UNSEEN PAIN

Last Thursday I did not see the stout Ford Mustang before it hit the back of my Chevy mini-van tank, but I felt the impact.  Wham! 

A testament to both vehicles, neither seemed to be damaged other than the scratches on my bumper.  I did not see major indentions or anything to worry about.  My van is a decade old and has suffered several bumps, bruises and crunches along the way.  This was the van’s hardest hit event, though, by far.

At first I was just glad that I was hit and not the hitter.  You know what I mean?  The other driver and I went our separate ways.  I was delighted neither driver was hurt and I was eager to get on with my day. 

I felt good, but as the hours to follow passed, then I began to feel the pain of whiplash.  Ouch.  My head, neck, back, leg…I could go on…all ached.  And I felt nauseous.  My friend who is a physical therapist called with a list of do’s and don’ts which I appreciated.  I followed her list that night and next day.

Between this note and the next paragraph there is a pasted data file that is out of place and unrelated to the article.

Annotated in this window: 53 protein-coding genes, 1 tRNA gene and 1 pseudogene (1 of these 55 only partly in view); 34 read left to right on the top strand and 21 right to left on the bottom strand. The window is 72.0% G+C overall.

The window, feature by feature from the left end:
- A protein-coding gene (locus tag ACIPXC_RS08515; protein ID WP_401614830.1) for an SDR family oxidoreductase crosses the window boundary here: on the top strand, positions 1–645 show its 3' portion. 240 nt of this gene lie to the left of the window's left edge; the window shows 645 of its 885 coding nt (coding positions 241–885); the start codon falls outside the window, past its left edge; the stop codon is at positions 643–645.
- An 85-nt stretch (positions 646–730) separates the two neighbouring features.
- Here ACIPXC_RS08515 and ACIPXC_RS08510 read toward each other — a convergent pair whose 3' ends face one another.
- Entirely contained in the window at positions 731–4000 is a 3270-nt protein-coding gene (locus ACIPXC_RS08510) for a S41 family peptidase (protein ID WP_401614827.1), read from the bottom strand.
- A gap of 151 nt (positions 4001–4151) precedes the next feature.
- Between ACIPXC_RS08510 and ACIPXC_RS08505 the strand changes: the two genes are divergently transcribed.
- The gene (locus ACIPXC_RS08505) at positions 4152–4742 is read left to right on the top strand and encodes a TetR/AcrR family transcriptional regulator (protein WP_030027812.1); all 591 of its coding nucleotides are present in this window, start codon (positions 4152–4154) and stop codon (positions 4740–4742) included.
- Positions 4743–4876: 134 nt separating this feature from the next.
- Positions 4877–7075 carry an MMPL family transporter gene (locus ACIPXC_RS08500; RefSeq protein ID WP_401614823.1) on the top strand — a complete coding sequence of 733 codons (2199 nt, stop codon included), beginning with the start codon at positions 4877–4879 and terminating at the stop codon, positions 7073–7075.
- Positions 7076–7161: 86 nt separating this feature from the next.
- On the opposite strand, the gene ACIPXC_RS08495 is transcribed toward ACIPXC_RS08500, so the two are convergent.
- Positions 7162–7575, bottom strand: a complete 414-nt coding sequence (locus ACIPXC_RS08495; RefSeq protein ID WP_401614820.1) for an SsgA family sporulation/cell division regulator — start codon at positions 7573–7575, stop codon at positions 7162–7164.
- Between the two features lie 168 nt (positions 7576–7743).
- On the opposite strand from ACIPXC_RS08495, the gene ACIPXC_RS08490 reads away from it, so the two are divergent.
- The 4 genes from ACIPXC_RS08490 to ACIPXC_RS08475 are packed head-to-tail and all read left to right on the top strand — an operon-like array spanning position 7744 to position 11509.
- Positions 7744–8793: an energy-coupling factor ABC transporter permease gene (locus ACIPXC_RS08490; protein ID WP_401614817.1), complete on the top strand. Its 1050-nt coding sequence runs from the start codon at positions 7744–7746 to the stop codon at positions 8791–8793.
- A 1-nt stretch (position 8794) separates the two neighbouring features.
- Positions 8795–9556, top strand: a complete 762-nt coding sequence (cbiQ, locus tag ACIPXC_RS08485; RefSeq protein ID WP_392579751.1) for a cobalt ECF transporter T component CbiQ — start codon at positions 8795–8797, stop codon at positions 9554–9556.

It took a couple of days until I began to feel better, but during this time I was reminded of the concept of unseen pain.

How many people are walking around experiencing the whiplash of life?  We’re going into the holiday season which can be a mixed bag of emotions.  Think about the people you know who lost a loved one this year or had surgery or is a caregiver, etc. 

Who looks like they are carrying on with their day, but may be in pain?  Who is grieving rejection or a major change in their life routine?

Basically, who could use your encouragement?  If you feel led to, then send an extra card, e-mail or text to friends who might need an extra reason to smile.  You can make someone’s day better simply by letting them know you care.

May we have an encouraging spirit this holiday season,

Glenna